Irma Johnson, a Texas widow, is suing after she was mistakingly informed that the employer of her late husband Daniel Johnson was to receive $1.6 million after his death under a practice known in the industry as a “dead peasant” insurance policy. Under this common practice, employers take out life insurance on employees and write off the payments as a business expense. They then collect a windfall when one of the “peasants” die.

The postal service triggered the lawsuit by misdirecting the check made out to Amegy Bank, her husband’s former employer.

These policies can continue for years after an employee has left an employer.

Wal-Mart was recently sued over its use of dead peasant policies of low-level employees and agreed to pay $10.4 million to the families of 380 employees. This has led to protests, including this video. The Walmart litigation was protracted and once again the company fought the lawsuit to guarantee bad press and then settled.

When a policy was written in 2001 for Daniel Johnson, he already had been diagnosed with terminal brain cancer. The project manager had undergone two brain surgeries to remove a tumor and was getting radiation treatments. He was unable to walk or talk. It appears that, while most insurance companies would laugh at individuals seeking insurance at such a medical stage, a bank can get a $1.6 million policy without difficulty.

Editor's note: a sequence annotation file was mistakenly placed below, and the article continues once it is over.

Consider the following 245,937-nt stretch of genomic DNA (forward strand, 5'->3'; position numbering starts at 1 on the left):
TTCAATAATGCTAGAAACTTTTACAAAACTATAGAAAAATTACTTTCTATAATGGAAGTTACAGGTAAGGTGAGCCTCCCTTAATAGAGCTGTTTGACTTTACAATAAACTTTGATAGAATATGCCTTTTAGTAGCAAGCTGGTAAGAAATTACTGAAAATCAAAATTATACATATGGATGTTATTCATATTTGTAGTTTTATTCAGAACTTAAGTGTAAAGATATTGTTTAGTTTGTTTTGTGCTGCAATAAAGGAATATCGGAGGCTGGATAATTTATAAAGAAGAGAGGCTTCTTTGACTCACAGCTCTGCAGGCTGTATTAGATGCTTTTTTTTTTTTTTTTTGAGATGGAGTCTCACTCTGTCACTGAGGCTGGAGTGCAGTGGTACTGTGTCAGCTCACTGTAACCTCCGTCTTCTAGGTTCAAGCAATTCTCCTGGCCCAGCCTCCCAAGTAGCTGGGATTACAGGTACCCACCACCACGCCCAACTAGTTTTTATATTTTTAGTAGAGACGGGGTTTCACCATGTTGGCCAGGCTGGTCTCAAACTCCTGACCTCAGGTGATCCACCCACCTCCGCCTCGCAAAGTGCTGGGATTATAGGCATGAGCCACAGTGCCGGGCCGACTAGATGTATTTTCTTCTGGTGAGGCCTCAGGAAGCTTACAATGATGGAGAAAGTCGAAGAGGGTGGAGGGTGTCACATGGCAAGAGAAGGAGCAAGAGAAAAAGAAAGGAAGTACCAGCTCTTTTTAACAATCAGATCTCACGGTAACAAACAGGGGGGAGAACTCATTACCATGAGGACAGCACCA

What is particularly galling is that the bank (then Southwest Bank of Texas), criticized his job performance and demoted him. After buying a supplemental insurance policy, he was fired five months later and then died the following summer.

Here is a clip from a Walmart-Amegy corporate retreat. The key is to first insure the peasants before using them for clay pigeons.

For the full story, click here: http://www.chron.com/business/article/Houston-widow-sues-after-bank-profits-on-1722146.php

16 Comments

16 Comments


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[-] 2 points by Nordic (390) 2 years ago

Agreed, it's just evil shit and there HAS to be a law against it. But there's not. Which is why this issue is a perfect symbol of everything wrong with our country right now.

[-] 1 points by economicallydiscardedcitizen (761) 2 years ago

One Senator Green is behind the fight, read more here: